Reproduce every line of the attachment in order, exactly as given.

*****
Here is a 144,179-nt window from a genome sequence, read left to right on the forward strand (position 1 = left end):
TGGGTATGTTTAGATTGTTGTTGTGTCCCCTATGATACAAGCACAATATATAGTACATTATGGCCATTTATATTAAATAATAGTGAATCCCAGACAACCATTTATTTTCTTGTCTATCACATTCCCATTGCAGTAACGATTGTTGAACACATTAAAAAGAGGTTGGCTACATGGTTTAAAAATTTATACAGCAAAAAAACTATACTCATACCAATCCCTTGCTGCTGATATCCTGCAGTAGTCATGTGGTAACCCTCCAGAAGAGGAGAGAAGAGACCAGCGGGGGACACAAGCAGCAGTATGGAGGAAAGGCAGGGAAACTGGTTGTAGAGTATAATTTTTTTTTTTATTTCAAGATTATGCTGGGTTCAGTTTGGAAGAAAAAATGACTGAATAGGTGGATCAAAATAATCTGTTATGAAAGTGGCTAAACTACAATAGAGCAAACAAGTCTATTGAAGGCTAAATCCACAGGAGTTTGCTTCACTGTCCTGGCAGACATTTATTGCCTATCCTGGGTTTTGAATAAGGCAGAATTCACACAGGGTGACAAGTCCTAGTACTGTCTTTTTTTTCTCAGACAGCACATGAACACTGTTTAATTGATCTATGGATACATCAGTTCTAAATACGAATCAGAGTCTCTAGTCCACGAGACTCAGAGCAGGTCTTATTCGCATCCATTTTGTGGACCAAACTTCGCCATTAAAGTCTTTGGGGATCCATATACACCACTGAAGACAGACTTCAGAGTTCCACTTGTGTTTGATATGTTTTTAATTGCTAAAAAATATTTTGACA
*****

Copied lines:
Here is a 144,179-nt window from a genome sequence, read left to right on the forward strand (position 1 = left end):
TGGGTATGTTTAGATTGTTGTTGTGTCCCCTATGATACAAGCACAATATATAGTACATTATGGCCATTTATATTAAATAATAGTGAATCCCAGACAACCATTTATTTTCTTGTCTATCACATTCCCATTGCAGTAACGATTGTTGAACACATTAAAAAGAGGTTGGCTACATGGTTTAAAAATTTATACAGCAAAAAAACTATACTCATACCAATCCCTTGCTGCTGATATCCTGCAGTAGTCATGTGGTAACCCTCCAGAAGAGGAGAGAAGAGACCAGCGGGGGACACAAGCAGCAGTATGGAGGAAAGGCAGGGAAACTGGTTGTAGAGTATAATTTTTTTTTTTATTTCAAGATTATGCTGGGTTCAGTTTGGAAGAAAAAATGACTGAATAGGTGGATCAAAATAATCTGTTATGAAAGTGGCTAAACTACAATAGAGCAAACAAGTCTATTGAAGGCTAAATCCACAGGAGTTTGCTTCACTGTCCTGGCAGACATTTATTGCCTATCCTGGGTTTTGAATAAGGCAGAATTCACACAGGGTGACAAGTCCTAGTACTGTCTTTTTTTTCTCAGACAGCACATGAACACTGTTTAATTGATCTATGGATACATCAGTTCTAAATACGAATCAGAGTCTCTAGTCCACGAGACTCAGAGCAGGTCTTATTCGCATCCATTTTGTGGACCAAACTTCGCCATTAAAGTCTTTGGGGATCCATATACACCACTGAAGACAGACTTCAGAGTTCCACTTGTGTTTGATATGTTTTTAATTGCTAAAAAATATTTTGACA